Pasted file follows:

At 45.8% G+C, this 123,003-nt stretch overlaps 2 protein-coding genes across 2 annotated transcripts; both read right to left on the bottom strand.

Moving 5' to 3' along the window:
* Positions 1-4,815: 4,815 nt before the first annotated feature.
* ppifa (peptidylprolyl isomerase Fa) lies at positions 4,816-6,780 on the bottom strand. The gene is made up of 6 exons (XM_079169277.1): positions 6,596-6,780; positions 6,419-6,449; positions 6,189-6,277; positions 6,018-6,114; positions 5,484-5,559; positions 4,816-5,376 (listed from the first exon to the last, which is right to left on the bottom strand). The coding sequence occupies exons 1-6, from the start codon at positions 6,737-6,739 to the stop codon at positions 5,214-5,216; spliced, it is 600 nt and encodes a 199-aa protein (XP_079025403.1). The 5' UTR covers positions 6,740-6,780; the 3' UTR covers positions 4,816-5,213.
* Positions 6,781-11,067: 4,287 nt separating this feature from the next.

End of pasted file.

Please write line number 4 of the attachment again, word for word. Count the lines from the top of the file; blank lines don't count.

* ppifa (peptidylprolyl isomerase Fa) lies at positions 4,816-6,780 on the bottom strand. The gene is made up of 6 exons (XM_079169277.1): positions 6,596-6,780; positions 6,419-6,449; positions 6,189-6,277; positions 6,018-6,114; positions 5,484-5,559; positions 4,816-5,376 (listed from the first exon to the last, which is right to left on the bottom strand). The coding sequence occupies exons 1-6, from the start codon at positions 6,737-6,739 to the stop codon at positions 5,214-5,216; spliced, it is 600 nt and encodes a 199-aa protein (XP_079025403.1). The 5' UTR covers positions 6,740-6,780; the 3' UTR covers positions 4,816-5,213.